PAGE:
On 9/24/2012 10:52 AM, Stillman, Benjamin wrote:
> replicate-same-server-id = 0 keeps MySQL from replicating binary log entries from
> itself. For instance, here's a rough overview:
> You write to Server A.
> Server A writes that to its binary log.
> Server B reads Server A's binary log and completes the same thing.
> Because log-slave-updates is enabled, Server B writes it to its own binary log.
> Server C reads Server B's binary log and completes the same thing.
> Again, with log-slave-updates enabled, Server C writes it to its own binary log.
> Server A reads Server C's binary log.
> Here's where the issue starts. Without replicate-same-server-id = 0, Server A will
> complete the insert/update/delete as it reads it from Server C's binary log. However, this
> query originated from Server A, so it's just going to do it again. Then it's again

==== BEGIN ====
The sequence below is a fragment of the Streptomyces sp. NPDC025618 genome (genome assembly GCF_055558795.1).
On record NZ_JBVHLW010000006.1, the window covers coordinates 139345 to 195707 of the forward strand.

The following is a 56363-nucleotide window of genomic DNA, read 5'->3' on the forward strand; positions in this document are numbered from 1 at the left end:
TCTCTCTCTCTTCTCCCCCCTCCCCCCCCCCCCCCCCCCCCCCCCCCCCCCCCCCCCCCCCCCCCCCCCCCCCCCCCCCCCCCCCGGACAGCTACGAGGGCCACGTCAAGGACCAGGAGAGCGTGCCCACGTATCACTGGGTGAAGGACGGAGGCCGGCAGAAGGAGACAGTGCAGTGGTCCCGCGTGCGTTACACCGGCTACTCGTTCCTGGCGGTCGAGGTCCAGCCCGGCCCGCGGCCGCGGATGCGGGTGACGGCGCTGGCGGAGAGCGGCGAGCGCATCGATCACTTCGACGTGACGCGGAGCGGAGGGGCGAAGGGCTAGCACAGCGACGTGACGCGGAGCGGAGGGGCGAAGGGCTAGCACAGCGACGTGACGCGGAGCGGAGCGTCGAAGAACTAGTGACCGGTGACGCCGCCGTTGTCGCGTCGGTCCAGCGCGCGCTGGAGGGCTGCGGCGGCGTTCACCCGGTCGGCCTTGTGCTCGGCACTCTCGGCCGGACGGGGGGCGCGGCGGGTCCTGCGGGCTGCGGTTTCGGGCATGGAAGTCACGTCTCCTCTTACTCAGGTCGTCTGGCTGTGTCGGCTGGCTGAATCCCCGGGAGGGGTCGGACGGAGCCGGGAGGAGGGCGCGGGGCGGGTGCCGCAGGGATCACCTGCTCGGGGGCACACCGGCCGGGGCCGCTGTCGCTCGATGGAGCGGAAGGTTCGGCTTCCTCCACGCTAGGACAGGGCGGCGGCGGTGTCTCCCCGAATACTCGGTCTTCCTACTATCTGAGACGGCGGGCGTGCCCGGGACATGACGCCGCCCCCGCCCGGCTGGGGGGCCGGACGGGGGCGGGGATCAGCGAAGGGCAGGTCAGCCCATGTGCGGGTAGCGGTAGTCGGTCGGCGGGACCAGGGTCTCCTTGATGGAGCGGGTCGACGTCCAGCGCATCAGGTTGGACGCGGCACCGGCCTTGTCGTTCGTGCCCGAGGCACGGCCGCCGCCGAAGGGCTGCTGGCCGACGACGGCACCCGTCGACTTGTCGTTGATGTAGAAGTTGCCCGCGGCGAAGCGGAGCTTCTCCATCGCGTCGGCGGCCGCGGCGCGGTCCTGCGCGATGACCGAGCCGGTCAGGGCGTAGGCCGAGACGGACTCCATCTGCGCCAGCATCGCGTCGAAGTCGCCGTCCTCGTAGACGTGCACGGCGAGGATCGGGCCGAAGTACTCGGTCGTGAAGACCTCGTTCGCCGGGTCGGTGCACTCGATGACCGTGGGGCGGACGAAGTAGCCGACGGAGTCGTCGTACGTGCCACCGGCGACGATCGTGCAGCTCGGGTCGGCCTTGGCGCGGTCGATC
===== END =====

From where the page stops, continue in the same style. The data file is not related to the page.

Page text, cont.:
> replicated to Server B, Server C, and so on. This can create a loop and/or break
> replication. For instance, if you drop a table on A. It replicates across, and back to A.
> Replication will error out because when it tries to drop the same table again, it already
> doesn't exist. You need replicate-same-server-id = 0 set so that it knows not to execute
> any binary log entries with its own server ID.
Replication, by default, operates with --replicate-same-server-id=0. The
only time you need to change it to a 1 is for certain recovery
scenarios. We added this variable specifically to allow for exceptions
to the rule that every server in a replication chain (or ring) must have
their own, unique, --server-id value.
It's not required for normal operations. In fact we recommend you do not
set it at all. Each server will automatically ignore any event that
originates from a server with the same --server-id setting unless you
specifically set --replicate-same-server-id=1 .
MySQL Principal Technical Support Engineer
Oracle USA, Inc. - Hardware and Software, Engineered to Work Together.
Office: Blountville, TN